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Super Sunday

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The commotion of every day life tends to make people callous and inattentive. When I came to America I was disappointed to see people coldly pass by an old homeless person who is quietly asking for change. In fact, some of the most significant lessons in life can be told by “invisible” people. Often times those who have been dealt an unfortunate hand in life can have a wise outlook and can teach much to those who have never experienced the fight for survival. They are not acknowledged as they should be and are often thought to be a burden to a society which essentially silenced them with its ignorance and remoteness.
I found out about the Jewish Board of Family and Children Service (JBFCS) by chance when their representative visited my Junior High as a part of a program that offered a free trip to Six Flags for recent immigrants from the former Soviet Union. While on the trip I was told about the Board’s mission to help out the community and joined as a volunteer.
During the winter of last year I participated in an activity called Super Sunday from UJA Federation and JBFCS where the volunteers collected contributions for the poor. After the event, I took the train home. As soon as I stepped on, a homeless man began speaking with me. In light of the community service that I had performed earlier that day, I decided to sit across from him and listen to what he had to say instead of going to the very end of the car. In our hour-long conversation, Brian had told me something that I will never forget. “Do you know what makes Christmas?” he said. “Not buying presents or spending money, but going home to your mom and dad.” Though he may not have graduated from college or owned more that the clothes on his back, that day Brian had opened up my eyes to an important issue: in a country driven by materialism we often lose sense of family and kindness.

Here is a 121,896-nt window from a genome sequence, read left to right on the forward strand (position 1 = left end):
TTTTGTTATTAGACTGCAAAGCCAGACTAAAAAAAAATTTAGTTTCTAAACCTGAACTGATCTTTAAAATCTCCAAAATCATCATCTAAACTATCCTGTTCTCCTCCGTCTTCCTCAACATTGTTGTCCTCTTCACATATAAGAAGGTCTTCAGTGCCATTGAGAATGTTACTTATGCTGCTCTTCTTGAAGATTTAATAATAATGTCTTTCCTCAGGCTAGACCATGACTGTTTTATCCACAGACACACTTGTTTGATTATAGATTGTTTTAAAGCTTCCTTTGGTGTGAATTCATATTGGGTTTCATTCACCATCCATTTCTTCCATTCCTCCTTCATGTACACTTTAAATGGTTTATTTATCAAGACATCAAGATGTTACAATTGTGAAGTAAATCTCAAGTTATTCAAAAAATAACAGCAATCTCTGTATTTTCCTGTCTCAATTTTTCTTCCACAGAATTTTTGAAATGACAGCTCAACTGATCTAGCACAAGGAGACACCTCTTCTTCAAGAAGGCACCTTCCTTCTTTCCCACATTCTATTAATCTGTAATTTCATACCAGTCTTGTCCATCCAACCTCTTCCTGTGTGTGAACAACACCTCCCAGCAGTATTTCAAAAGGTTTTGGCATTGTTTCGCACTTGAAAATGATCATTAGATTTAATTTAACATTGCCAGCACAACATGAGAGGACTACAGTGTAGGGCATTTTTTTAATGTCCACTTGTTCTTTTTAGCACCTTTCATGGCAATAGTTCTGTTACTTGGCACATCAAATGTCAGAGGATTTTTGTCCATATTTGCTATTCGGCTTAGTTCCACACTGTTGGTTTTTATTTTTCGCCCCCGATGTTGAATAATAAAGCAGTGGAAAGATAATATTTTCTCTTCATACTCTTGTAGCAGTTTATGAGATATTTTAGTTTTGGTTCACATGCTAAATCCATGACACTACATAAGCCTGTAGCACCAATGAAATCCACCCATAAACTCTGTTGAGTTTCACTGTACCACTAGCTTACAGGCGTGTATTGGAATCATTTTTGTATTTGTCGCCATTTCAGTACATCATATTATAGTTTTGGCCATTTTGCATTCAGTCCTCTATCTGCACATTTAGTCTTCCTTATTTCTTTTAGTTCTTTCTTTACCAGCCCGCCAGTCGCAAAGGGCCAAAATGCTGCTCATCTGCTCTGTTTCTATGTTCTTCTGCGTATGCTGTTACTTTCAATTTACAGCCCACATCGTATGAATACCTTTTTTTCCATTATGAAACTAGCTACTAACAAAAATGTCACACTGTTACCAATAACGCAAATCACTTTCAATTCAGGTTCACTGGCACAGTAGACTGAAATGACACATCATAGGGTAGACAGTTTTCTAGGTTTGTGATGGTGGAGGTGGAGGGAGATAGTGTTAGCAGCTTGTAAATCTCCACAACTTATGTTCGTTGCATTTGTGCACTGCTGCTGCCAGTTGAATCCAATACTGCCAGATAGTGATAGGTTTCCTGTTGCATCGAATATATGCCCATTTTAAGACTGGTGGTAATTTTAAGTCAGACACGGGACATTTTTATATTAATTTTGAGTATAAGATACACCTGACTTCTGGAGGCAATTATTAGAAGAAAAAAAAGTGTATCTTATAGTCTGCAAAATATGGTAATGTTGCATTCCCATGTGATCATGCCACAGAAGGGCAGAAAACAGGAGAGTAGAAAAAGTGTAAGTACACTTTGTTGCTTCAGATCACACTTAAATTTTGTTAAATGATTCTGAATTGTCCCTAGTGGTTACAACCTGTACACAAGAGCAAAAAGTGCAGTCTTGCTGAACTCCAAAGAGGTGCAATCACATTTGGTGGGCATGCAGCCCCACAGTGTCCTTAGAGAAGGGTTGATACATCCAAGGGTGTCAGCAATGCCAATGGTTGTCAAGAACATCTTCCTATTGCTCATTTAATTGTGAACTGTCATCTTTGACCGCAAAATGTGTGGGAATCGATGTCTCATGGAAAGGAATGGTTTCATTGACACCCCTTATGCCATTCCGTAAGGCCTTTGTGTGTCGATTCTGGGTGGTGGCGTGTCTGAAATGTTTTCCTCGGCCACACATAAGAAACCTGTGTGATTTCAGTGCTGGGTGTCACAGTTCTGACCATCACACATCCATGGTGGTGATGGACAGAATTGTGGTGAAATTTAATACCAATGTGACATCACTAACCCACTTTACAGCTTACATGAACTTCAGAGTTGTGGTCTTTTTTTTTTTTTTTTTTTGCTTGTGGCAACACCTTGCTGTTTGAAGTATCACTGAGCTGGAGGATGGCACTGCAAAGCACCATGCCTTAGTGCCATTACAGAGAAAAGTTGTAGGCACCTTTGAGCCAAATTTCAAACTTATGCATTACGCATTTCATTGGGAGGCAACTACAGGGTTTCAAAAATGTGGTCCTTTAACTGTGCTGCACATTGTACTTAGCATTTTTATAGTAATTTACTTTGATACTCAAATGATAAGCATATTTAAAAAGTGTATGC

This day made me realize how important it really is to help people within your community. People, who might not have money or a roof over their heads, possess a world of knowledge and a willingness to share it. Performing community service can have a lot of appeals on a person. It's easy to get caught up in the details and travails of one's own life. While I do not have the intention to trivialize my own troubles or anyone else's, it was useful to be reminded that other people have problems of a more serious nature, and that maybe mine aren't so catastrophic after all.





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